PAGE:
Pat Elder - The National Coalition to Protect Student Privacy -
A bill that would have protected the privacy of Connecticut's school children was recently defeated by the Democratically-controlled General Assembly. The legislation was designed to prohibit the release of student information without parental consent.
Parents should be confident that they can send their children to school and know that extremely sensitive information about their child's verbal and math abilities will not be sent to a third party without their knowledge or consent. Parents should not have to worry that detailed demographic information, including social security numbers, are released without their O.K.
Parents have cause to be concerned because the military is excluded from the provisions of the Family Educational Rights and Privacy Act (FERPA). - That's the Federal law, passed in 1982 that allows mom and dad the opportunity to consent to the release of any information about their kids. (1)
SB 423 is a bill that would have prohibited the wholesale release of student information to military recruiters gained through the administration of the Armed Services Vocational Aptitude Battery Career Exploration Program (ASVAB-CEP) without parental consent.
Few realize that it's possible for a Connecticut child to attend school, take a military entrance exam proctored by DoD employees and have all the information sent to military recruiters without parents knowing about it.
The legislation would still allow the military to use the ASVAB for recruiting purposes. (2) Instead, a student would have to visit a military recruiter and fill out a form to use the test scores for enlistment. ASVAB results are the only information leaving Connecticut's schools about students without providing for parental consent. It's a violation of civil liberties and it should stop.
Why then, did Connecticut lawmakers give the military a pass? After the Education Committee overwhelmingly approved the measure, the U.S. Army Recruiting Battalion Commander and the Chair of the Veterans' Committee that killed the legislation mislead the public. It was probably the only way they could derail this common sense measure.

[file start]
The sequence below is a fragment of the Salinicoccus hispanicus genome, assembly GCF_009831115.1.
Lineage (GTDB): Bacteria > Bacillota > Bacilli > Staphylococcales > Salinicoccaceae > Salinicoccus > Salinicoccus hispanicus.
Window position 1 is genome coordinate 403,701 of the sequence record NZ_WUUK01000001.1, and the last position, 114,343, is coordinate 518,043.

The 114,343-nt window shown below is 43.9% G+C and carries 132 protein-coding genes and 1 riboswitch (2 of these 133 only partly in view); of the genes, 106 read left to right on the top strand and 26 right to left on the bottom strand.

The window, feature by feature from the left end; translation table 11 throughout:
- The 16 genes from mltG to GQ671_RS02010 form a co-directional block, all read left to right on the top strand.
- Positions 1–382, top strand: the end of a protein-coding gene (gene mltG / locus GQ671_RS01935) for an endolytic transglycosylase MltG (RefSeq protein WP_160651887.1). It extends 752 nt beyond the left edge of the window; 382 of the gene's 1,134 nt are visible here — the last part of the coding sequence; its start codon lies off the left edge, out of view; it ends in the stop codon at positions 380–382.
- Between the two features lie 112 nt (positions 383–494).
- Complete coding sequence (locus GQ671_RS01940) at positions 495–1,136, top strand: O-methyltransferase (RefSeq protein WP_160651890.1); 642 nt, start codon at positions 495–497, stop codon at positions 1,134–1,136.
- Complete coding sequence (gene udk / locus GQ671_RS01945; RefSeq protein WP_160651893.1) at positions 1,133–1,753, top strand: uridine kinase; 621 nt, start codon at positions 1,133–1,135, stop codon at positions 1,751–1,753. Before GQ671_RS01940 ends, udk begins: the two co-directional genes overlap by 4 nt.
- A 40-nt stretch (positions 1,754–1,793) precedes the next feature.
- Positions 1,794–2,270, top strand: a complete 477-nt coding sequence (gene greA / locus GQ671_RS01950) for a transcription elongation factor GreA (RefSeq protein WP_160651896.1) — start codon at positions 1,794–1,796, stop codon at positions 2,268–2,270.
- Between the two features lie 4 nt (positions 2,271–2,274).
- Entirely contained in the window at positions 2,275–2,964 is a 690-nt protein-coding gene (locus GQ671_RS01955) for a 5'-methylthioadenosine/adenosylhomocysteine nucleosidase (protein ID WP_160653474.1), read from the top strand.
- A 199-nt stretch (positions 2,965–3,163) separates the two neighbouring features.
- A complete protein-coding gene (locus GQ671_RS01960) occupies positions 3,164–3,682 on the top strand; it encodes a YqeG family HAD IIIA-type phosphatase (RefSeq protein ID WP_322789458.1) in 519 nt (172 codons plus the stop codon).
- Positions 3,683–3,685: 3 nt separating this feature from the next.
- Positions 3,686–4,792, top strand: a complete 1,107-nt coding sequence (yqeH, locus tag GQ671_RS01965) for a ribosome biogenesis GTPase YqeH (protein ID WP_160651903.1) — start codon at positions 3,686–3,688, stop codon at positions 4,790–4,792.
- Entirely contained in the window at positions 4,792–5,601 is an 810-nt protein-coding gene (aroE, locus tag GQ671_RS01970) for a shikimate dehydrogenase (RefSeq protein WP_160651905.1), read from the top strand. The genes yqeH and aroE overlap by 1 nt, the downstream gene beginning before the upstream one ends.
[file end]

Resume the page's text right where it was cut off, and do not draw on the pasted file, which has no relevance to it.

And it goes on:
Connecticut is witnessing a military whitewash campaign. The testimony submitted to the legislature by U.S. Army Recruiting Battalion Commander Lt. Col. Michael D. Coleman is incorrect on a fundamental point. He is not accurate when he writes that children will lose the opportunity to benefit from the Career Exploration Program if SB 423 is passed. (3) Military regulations clearly state that a school can prohibit the release of student data to recruiters but still take advantage of the Career Exploration Program. (4) Schools like participating in the Career Exploration Program because it provides a free career exploration tool that enables students to explore the world of work.
Defending the decision to kill the legislation, Veterans' Affairs Committee Chair Rep. Jack Hennessy said, "To my knowledge, parents already have this ability to limit the dispersal of information and we thought it unnecessary." (5) Hennessy is wrong. Military regulations state that only school or military officials may decide if ASVAB results are released to recruiters. (6) This is why the Education Committee thought the legislation was necessary! Perhaps Hennessey didn't understand the measure. Both Coleman and Hennessey misrepresented the truth to the people of Connecticut.
On Saturday the New Haven Register published a story on the defeat of the ASVAB bill (7) The school officials the paper contacted didn't seem to have a problem with the administration of the test because they've been relying on the recruiting command for information. They're victims of the same whitewash campaign. This is commonplace across the country.
The paper reported, "In New Haven schools, parents are given an opt-out letter at orientation "that allows parents to declare that they do not wish for their child's student information to be shared with military recruiters," said schools spokeswoman Abbe Smith in an email.'"